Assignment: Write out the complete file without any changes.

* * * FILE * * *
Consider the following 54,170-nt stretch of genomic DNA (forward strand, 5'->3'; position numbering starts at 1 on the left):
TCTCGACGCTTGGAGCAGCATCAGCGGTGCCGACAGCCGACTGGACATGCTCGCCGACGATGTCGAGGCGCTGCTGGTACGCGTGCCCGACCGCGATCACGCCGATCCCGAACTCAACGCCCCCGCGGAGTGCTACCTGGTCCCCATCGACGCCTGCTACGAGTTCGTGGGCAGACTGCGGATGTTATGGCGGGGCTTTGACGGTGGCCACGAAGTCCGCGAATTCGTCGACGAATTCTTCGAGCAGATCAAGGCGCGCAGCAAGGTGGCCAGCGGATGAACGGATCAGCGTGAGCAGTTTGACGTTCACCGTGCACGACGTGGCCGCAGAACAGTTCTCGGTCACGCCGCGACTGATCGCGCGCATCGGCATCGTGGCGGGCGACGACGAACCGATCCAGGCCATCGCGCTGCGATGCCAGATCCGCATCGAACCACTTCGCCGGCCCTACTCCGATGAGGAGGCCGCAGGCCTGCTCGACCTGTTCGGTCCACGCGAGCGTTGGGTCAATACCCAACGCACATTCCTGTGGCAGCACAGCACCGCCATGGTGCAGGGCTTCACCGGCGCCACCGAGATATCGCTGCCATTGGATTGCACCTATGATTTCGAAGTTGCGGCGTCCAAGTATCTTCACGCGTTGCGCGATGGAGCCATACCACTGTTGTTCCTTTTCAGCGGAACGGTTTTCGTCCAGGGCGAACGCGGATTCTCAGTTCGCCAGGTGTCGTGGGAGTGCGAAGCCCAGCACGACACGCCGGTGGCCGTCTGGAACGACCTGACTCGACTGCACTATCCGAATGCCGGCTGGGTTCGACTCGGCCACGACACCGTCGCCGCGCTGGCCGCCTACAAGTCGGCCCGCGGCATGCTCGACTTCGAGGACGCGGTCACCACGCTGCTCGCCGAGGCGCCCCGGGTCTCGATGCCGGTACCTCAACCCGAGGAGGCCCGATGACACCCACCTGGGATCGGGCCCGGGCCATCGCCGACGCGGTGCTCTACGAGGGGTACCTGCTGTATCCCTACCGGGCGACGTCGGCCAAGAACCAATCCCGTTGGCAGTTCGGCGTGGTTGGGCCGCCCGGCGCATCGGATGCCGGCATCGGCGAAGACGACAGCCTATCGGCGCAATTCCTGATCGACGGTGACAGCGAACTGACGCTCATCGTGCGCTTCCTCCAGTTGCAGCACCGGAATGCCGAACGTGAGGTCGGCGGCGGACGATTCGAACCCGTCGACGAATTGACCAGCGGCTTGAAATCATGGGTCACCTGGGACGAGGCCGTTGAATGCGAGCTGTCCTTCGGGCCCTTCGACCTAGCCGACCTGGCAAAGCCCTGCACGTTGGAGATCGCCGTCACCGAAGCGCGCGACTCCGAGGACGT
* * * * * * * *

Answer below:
Consider the following 54,170-nt stretch of genomic DNA (forward strand, 5'->3'; position numbering starts at 1 on the left):
TCTCGACGCTTGGAGCAGCATCAGCGGTGCCGACAGCCGACTGGACATGCTCGCCGACGATGTCGAGGCGCTGCTGGTACGCGTGCCCGACCGCGATCACGCCGATCCCGAACTCAACGCCCCCGCGGAGTGCTACCTGGTCCCCATCGACGCCTGCTACGAGTTCGTGGGCAGACTGCGGATGTTATGGCGGGGCTTTGACGGTGGCCACGAAGTCCGCGAATTCGTCGACGAATTCTTCGAGCAGATCAAGGCGCGCAGCAAGGTGGCCAGCGGATGAACGGATCAGCGTGAGCAGTTTGACGTTCACCGTGCACGACGTGGCCGCAGAACAGTTCTCGGTCACGCCGCGACTGATCGCGCGCATCGGCATCGTGGCGGGCGACGACGAACCGATCCAGGCCATCGCGCTGCGATGCCAGATCCGCATCGAACCACTTCGCCGGCCCTACTCCGATGAGGAGGCCGCAGGCCTGCTCGACCTGTTCGGTCCACGCGAGCGTTGGGTCAATACCCAACGCACATTCCTGTGGCAGCACAGCACCGCCATGGTGCAGGGCTTCACCGGCGCCACCGAGATATCGCTGCCATTGGATTGCACCTATGATTTCGAAGTTGCGGCGTCCAAGTATCTTCACGCGTTGCGCGATGGAGCCATACCACTGTTGTTCCTTTTCAGCGGAACGGTTTTCGTCCAGGGCGAACGCGGATTCTCAGTTCGCCAGGTGTCGTGGGAGTGCGAAGCCCAGCACGACACGCCGGTGGCCGTCTGGAACGACCTGACTCGACTGCACTATCCGAATGCCGGCTGGGTTCGACTCGGCCACGACACCGTCGCCGCGCTGGCCGCCTACAAGTCGGCCCGCGGCATGCTCGACTTCGAGGACGCGGTCACCACGCTGCTCGCCGAGGCGCCCCGGGTCTCGATGCCGGTACCTCAACCCGAGGAGGCCCGATGACACCCACCTGGGATCGGGCCCGGGCCATCGCCGACGCGGTGCTCTACGAGGGGTACCTGCTGTATCCCTACCGGGCGACGTCGGCCAAGAACCAATCCCGTTGGCAGTTCGGCGTGGTTGGGCCGCCCGGCGCATCGGATGCCGGCATCGGCGAAGACGACAGCCTATCGGCGCAATTCCTGATCGACGGTGACAGCGAACTGACGCTCATCGTGCGCTTCCTCCAGTTGCAGCACCGGAATGCCGAACGTGAGGTCGGCGGCGGACGATTCGAACCCGTCGACGAATTGACCAGCGGCTTGAAATCATGGGTCACCTGGGACGAGGCCGTTGAATGCGAGCTGTCCTTCGGGCCCTTCGACCTAGCCGACCTGGCAAAGCCCTGCACGTTGGAGATCGCCGTCACCGAAGCGCGCGACTCCGAGGACGT